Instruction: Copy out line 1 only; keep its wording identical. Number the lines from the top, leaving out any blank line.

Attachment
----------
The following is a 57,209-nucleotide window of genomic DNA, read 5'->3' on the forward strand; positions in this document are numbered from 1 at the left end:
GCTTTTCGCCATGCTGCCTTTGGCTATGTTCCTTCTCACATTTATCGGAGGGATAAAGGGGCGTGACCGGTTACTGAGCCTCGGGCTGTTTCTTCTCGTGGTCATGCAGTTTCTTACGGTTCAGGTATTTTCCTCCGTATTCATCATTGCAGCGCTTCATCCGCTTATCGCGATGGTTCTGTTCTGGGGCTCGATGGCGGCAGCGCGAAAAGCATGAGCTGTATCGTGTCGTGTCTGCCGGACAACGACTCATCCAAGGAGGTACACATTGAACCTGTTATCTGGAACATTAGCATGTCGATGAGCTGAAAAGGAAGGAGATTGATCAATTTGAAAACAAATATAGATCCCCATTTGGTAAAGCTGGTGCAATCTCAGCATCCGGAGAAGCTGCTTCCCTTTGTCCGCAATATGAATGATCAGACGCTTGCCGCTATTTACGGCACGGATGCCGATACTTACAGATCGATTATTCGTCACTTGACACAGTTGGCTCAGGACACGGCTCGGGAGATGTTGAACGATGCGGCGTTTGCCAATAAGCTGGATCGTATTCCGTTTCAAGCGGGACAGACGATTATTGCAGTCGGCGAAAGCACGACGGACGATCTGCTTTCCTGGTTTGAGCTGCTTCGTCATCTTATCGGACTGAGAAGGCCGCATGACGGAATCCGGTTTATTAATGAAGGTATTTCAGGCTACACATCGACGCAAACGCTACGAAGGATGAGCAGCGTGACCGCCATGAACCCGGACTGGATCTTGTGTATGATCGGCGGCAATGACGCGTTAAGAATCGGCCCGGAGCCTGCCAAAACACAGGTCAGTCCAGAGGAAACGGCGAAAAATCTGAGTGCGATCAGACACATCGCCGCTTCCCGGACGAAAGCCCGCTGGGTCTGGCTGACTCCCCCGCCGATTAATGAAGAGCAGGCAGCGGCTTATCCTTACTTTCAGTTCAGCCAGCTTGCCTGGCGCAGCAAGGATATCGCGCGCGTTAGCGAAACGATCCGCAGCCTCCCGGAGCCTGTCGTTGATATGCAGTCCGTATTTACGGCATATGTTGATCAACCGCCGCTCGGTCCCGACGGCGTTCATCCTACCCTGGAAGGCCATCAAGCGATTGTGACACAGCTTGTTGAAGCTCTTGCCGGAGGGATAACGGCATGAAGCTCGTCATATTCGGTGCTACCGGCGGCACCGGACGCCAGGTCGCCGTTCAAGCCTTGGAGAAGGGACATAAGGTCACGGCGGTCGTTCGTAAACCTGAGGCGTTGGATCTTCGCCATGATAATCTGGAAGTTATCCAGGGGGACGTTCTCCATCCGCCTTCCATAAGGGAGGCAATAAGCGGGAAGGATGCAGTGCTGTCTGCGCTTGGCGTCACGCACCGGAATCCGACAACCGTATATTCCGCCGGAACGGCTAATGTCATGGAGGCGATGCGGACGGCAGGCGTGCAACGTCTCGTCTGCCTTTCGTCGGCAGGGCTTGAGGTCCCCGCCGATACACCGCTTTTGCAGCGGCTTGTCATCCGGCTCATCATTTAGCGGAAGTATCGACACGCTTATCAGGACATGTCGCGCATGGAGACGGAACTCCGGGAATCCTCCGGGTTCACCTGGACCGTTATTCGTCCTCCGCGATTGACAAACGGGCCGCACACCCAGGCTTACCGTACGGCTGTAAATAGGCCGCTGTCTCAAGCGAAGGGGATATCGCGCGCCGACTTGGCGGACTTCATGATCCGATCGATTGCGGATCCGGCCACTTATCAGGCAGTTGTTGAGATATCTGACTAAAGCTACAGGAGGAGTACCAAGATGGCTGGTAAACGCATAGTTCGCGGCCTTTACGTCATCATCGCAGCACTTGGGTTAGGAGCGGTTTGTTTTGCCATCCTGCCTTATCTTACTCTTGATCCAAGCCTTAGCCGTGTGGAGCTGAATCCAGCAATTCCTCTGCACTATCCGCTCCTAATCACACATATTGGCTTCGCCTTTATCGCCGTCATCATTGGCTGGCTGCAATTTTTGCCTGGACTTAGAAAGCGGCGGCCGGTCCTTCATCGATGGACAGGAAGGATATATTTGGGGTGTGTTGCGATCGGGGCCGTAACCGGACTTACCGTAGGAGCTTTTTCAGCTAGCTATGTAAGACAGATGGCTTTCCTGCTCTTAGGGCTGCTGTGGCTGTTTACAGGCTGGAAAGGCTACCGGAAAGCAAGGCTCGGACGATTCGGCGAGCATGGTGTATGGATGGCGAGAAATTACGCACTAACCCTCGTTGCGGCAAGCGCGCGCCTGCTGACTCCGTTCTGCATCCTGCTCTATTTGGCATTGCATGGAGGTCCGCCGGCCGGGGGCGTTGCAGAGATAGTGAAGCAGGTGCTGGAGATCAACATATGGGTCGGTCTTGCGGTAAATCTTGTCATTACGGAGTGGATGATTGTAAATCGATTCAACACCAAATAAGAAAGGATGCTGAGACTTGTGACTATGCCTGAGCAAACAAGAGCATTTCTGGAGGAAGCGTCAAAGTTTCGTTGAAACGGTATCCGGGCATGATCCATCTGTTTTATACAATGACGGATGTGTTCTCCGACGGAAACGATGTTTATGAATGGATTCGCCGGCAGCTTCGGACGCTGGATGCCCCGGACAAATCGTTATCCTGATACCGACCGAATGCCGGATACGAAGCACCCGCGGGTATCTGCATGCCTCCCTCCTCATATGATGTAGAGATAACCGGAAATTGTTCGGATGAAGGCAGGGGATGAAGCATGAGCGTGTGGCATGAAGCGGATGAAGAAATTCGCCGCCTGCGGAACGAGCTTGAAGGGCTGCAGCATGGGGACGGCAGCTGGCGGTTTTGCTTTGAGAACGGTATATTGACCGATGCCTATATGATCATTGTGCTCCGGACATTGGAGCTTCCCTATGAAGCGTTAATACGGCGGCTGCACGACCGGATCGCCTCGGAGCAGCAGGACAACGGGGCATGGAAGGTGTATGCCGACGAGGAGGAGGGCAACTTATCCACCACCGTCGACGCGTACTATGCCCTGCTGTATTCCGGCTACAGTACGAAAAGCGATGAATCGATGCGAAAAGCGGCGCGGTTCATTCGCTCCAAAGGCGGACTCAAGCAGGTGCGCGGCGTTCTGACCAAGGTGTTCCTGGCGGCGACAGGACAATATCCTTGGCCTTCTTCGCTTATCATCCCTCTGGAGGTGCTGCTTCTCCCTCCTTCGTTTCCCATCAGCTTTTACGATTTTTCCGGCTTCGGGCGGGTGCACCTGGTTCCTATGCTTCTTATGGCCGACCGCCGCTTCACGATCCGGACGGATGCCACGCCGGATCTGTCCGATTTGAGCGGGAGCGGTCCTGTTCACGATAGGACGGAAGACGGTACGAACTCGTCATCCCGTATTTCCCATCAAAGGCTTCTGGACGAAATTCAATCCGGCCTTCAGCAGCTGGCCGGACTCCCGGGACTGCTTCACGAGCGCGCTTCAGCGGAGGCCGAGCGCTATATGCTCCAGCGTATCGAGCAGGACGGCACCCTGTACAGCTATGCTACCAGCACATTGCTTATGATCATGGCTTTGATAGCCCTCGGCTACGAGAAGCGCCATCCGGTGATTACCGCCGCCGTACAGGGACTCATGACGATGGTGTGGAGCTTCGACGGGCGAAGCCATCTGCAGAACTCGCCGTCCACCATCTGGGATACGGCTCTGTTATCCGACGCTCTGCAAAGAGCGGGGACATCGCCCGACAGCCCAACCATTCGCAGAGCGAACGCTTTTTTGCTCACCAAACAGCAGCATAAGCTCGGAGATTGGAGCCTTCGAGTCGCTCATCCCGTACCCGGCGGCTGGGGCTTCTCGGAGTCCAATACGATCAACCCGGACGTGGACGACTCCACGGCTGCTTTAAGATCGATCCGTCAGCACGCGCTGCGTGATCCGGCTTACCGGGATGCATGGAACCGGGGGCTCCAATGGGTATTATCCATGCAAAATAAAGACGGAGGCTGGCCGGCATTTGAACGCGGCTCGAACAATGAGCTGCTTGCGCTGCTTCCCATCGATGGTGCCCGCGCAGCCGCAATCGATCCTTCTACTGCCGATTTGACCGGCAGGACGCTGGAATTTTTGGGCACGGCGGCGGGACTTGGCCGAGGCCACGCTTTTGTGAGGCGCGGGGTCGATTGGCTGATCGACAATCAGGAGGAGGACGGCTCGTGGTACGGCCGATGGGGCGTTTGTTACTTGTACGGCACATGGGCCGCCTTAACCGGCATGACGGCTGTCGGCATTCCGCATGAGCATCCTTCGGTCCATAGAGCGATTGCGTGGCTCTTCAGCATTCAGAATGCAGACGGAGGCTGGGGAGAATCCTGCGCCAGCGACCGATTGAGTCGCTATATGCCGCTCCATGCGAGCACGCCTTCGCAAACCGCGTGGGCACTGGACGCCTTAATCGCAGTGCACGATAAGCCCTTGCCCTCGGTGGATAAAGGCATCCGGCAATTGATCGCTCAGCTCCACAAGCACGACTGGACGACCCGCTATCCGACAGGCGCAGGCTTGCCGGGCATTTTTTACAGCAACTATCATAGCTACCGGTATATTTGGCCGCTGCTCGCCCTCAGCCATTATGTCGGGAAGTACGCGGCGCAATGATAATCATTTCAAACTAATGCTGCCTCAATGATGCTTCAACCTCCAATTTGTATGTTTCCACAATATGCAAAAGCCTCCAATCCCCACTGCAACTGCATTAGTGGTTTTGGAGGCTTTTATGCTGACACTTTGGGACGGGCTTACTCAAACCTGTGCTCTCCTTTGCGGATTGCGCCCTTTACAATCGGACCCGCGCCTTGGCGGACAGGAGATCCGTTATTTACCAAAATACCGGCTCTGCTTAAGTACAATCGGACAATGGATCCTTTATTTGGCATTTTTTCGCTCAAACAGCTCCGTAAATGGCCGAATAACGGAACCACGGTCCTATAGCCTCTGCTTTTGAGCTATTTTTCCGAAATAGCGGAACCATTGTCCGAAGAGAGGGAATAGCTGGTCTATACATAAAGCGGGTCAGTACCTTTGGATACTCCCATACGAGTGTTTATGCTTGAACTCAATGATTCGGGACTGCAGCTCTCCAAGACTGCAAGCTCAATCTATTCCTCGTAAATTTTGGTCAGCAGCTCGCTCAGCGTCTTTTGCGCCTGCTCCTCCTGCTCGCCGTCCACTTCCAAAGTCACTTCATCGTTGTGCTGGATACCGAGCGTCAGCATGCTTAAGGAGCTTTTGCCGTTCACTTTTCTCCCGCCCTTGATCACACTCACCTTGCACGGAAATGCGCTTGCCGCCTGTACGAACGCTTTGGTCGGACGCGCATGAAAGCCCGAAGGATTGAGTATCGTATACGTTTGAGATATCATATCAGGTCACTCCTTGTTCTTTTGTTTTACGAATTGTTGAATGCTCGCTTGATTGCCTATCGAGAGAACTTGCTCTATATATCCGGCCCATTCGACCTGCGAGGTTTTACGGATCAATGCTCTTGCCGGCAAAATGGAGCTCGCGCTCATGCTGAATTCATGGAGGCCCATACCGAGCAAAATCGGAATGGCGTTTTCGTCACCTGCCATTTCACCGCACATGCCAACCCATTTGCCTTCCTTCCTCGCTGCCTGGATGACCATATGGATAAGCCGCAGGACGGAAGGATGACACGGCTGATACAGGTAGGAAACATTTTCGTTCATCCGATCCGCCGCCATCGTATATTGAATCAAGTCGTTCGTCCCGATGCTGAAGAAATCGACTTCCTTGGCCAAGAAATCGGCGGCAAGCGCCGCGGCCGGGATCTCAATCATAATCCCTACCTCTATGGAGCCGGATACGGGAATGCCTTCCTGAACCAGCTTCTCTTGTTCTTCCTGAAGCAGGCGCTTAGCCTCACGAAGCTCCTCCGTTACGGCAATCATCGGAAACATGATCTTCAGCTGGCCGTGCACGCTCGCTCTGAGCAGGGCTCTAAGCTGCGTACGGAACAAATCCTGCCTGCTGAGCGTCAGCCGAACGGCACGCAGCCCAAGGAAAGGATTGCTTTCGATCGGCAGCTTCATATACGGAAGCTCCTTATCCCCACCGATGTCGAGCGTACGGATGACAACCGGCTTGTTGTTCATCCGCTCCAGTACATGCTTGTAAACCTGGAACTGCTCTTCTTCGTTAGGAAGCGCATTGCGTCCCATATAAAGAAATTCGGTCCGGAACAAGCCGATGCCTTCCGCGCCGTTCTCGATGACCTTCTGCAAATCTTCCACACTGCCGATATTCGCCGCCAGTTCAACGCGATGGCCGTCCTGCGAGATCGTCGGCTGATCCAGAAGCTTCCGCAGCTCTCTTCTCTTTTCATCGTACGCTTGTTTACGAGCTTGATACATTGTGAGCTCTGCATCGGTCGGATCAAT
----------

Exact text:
The following is a 57,209-nucleotide window of genomic DNA, read 5'->3' on the forward strand; positions in this document are numbered from 1 at the left end: